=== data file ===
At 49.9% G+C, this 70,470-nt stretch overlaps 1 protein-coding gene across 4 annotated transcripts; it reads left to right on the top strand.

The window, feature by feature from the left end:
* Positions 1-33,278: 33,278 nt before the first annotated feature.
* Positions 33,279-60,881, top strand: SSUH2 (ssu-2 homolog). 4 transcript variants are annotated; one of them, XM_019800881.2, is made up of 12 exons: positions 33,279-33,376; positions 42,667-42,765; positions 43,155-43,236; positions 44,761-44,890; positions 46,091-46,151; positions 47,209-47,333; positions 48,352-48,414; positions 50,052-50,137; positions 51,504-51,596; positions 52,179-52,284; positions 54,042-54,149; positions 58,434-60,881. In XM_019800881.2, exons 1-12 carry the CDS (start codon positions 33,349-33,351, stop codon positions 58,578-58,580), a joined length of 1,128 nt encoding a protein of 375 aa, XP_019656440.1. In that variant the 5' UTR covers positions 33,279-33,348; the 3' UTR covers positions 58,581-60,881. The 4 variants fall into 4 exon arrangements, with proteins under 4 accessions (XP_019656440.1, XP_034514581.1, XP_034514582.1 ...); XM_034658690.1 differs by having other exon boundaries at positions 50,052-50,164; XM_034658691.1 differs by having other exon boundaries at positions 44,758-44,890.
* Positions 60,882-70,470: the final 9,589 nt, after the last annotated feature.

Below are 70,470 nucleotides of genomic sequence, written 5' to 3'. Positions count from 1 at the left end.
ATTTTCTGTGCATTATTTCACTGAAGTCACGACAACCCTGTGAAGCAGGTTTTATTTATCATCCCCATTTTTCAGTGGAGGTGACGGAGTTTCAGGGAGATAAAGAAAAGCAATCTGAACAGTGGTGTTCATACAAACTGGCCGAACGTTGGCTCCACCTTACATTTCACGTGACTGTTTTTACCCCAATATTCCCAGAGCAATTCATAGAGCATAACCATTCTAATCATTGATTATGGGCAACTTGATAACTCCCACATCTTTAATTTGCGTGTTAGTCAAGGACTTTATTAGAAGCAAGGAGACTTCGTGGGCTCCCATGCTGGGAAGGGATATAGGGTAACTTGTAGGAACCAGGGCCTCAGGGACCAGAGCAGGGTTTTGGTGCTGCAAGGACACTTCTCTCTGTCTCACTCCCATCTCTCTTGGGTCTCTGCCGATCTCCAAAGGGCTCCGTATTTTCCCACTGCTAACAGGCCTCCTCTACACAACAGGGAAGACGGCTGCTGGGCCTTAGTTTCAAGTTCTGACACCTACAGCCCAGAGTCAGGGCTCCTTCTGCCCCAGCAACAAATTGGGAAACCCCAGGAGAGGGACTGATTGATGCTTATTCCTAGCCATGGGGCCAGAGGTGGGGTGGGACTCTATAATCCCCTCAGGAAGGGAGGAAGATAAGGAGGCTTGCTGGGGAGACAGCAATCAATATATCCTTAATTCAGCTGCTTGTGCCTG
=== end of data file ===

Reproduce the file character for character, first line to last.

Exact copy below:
At 49.9% G+C, this 70,470-nt stretch overlaps 1 protein-coding gene across 4 annotated transcripts; it reads left to right on the top strand.

The window, feature by feature from the left end:
* Positions 1-33,278: 33,278 nt before the first annotated feature.
* Positions 33,279-60,881, top strand: SSUH2 (ssu-2 homolog). 4 transcript variants are annotated; one of them, XM_019800881.2, is made up of 12 exons: positions 33,279-33,376; positions 42,667-42,765; positions 43,155-43,236; positions 44,761-44,890; positions 46,091-46,151; positions 47,209-47,333; positions 48,352-48,414; positions 50,052-50,137; positions 51,504-51,596; positions 52,179-52,284; positions 54,042-54,149; positions 58,434-60,881. In XM_019800881.2, exons 1-12 carry the CDS (start codon positions 33,349-33,351, stop codon positions 58,578-58,580), a joined length of 1,128 nt encoding a protein of 375 aa, XP_019656440.1. In that variant the 5' UTR covers positions 33,279-33,348; the 3' UTR covers positions 58,581-60,881. The 4 variants fall into 4 exon arrangements, with proteins under 4 accessions (XP_019656440.1, XP_034514581.1, XP_034514582.1 ...); XM_034658690.1 differs by having other exon boundaries at positions 50,052-50,164; XM_034658691.1 differs by having other exon boundaries at positions 44,758-44,890.
* Positions 60,882-70,470: the final 9,589 nt, after the last annotated feature.

Below are 70,470 nucleotides of genomic sequence, written 5' to 3'. Positions count from 1 at the left end.
ATTTTCTGTGCATTATTTCACTGAAGTCACGACAACCCTGTGAAGCAGGTTTTATTTATCATCCCCATTTTTCAGTGGAGGTGACGGAGTTTCAGGGAGATAAAGAAAAGCAATCTGAACAGTGGTGTTCATACAAACTGGCCGAACGTTGGCTCCACCTTACATTTCACGTGACTGTTTTTACCCCAATATTCCCAGAGCAATTCATAGAGCATAACCATTCTAATCATTGATTATGGGCAACTTGATAACTCCCACATCTTTAATTTGCGTGTTAGTCAAGGACTTTATTAGAAGCAAGGAGACTTCGTGGGCTCCCATGCTGGGAAGGGATATAGGGTAACTTGTAGGAACCAGGGCCTCAGGGACCAGAGCAGGGTTTTGGTGCTGCAAGGACACTTCTCTCTGTCTCACTCCCATCTCTCTTGGGTCTCTGCCGATCTCCAAAGGGCTCCGTATTTTCCCACTGCTAACAGGCCTCCTCTACACAACAGGGAAGACGGCTGCTGGGCCTTAGTTTCAAGTTCTGACACCTACAGCCCAGAGTCAGGGCTCCTTCTGCCCCAGCAACAAATTGGGAAACCCCAGGAGAGGGACTGATTGATGCTTATTCCTAGCCATGGGGCCAGAGGTGGGGTGGGACTCTATAATCCCCTCAGGAAGGGAGGAAGATAAGGAGGCTTGCTGGGGAGACAGCAATCAATATATCCTTAATTCAGCTGCTTGTGCCTG